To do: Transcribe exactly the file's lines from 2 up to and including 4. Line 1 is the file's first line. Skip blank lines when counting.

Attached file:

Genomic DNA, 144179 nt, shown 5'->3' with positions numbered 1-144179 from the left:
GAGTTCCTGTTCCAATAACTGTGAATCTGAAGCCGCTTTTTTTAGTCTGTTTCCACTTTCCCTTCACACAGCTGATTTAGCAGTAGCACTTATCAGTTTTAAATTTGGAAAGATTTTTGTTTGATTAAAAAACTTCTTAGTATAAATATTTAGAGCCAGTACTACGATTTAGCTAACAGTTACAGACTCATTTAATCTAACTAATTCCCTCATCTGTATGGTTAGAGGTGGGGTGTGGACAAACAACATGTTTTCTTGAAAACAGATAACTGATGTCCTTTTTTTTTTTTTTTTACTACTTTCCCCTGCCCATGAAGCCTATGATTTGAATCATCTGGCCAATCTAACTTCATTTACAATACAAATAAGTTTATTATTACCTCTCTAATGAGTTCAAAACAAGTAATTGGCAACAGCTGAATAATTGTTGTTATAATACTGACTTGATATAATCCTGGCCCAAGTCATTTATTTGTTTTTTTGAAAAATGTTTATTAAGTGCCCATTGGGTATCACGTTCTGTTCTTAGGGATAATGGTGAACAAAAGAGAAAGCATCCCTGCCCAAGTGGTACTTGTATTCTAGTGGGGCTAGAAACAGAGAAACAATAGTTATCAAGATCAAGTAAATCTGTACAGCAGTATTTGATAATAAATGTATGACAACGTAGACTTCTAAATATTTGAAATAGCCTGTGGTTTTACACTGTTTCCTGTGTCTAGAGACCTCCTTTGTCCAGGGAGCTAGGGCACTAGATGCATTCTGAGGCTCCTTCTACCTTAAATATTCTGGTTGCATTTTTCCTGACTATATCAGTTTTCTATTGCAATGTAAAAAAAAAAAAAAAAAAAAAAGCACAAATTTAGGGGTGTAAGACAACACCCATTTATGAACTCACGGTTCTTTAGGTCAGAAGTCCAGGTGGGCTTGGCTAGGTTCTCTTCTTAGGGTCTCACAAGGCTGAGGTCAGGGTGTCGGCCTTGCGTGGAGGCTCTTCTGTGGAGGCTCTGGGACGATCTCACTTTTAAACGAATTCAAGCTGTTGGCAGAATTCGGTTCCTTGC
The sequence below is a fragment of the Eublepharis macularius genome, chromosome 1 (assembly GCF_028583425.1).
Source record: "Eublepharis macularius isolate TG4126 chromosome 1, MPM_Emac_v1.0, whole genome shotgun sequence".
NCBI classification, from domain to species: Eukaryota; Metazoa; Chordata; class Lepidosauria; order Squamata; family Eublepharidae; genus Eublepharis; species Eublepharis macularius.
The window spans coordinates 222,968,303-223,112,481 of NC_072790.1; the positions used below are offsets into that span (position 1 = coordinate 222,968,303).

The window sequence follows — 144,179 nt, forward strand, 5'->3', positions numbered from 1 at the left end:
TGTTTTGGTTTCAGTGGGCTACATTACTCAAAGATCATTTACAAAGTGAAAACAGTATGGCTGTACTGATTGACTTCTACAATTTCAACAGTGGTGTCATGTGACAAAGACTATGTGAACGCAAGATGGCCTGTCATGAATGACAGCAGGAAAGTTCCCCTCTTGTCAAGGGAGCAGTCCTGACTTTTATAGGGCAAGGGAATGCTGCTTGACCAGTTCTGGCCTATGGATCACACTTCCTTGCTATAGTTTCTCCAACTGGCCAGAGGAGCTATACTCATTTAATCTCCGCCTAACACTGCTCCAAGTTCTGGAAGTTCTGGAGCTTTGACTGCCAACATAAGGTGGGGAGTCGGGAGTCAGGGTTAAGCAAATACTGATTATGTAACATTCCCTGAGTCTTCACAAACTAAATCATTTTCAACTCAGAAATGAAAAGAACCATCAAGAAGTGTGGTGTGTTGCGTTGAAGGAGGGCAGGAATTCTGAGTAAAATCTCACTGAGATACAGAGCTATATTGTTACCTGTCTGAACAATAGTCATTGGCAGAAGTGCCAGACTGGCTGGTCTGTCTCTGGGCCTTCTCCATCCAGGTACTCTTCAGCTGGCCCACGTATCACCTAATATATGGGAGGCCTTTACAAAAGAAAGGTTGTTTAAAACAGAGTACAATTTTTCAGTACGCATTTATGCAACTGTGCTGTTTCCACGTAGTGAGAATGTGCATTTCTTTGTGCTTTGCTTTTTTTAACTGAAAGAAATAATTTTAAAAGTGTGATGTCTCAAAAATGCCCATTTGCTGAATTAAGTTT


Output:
GAGTTCCTGTTCCAATAACTGTGAATCTGAAGCCGCTTTTTTTAGTCTGTTTCCACTTTCCCTTCACACAGCTGATTTAGCAGTAGCACTTATCAGTTTTAAATTTGGAAAGATTTTTGTTTGATTAAAAAACTTCTTAGTATAAATATTTAGAGCCAGTACTACGATTTAGCTAACAGTTACAGACTCATTTAATCTAACTAATTCCCTCATCTGTATGGTTAGAGGTGGGGTGTGGACAAACAACATGTTTTCTTGAAAACAGATAACTGATGTCCTTTTTTTTTTTTTTTTACTACTTTCCCCTGCCCATGAAGCCTATGATTTGAATCATCTGGCCAATCTAACTTCATTTACAATACAAATAAGTTTATTATTACCTCTCTAATGAGTTCAAAACAAGTAATTGGCAACAGCTGAATAATTGTTGTTATAATACTGACTTGATATAATCCTGGCCCAAGTCATTTATTTGTTTTTTTGAAAAATGTTTATTAAGTGCCCATTGGGTATCACGTTCTGTTCTTAGGGATAATGGTGAACAAAAGAGAAAGCATCCCTGCCCAAGTGGTACTTGTATTCTAGTGGGGCTAGAAACAGAGAAACAATAGTTATCAAGATCAAGTAAATCTGTACAGCAGTATTTGATAATAAATGTATGACAACGTAGACTTCTAAATATTTGAAATAGCCTGTGGTTTTACACTGTTTCCTGTGTCTAGAGACCTCCTTTGTCCAGGGAGCTAGGGCACTAGATGCATTCTGAGGCTCCTTCTACCTTAAATATTCTGGTTGCATTTTTCCTGACTATATCAGTTTTCTATTGCAATGTAAAAAAAAAAAAAAAAAAAAAAGCACAAATTTAGGGGTGTAAGACAACACCCATTTATGAACTCACGGTTCTTTAGGTCAGAAGTCCAGGTGGGCTTGGCTAGGTTCTCTTCTTAGGGTCTCACAAGGCTGAGGTCAGGGTGTCGGCCTTGCGTGGAGGCTCTTCTGTGGAGGCTCTGGGACGATCTCACTTTTAAACGAATTCAAGCTGTTGGCAGAATTCGGTTCCTTGC
The sequence below is a fragment of the Eublepharis macularius genome, chromosome 1 (assembly GCF_028583425.1).
Source record: "Eublepharis macularius isolate TG4126 chromosome 1, MPM_Emac_v1.0, whole genome shotgun sequence".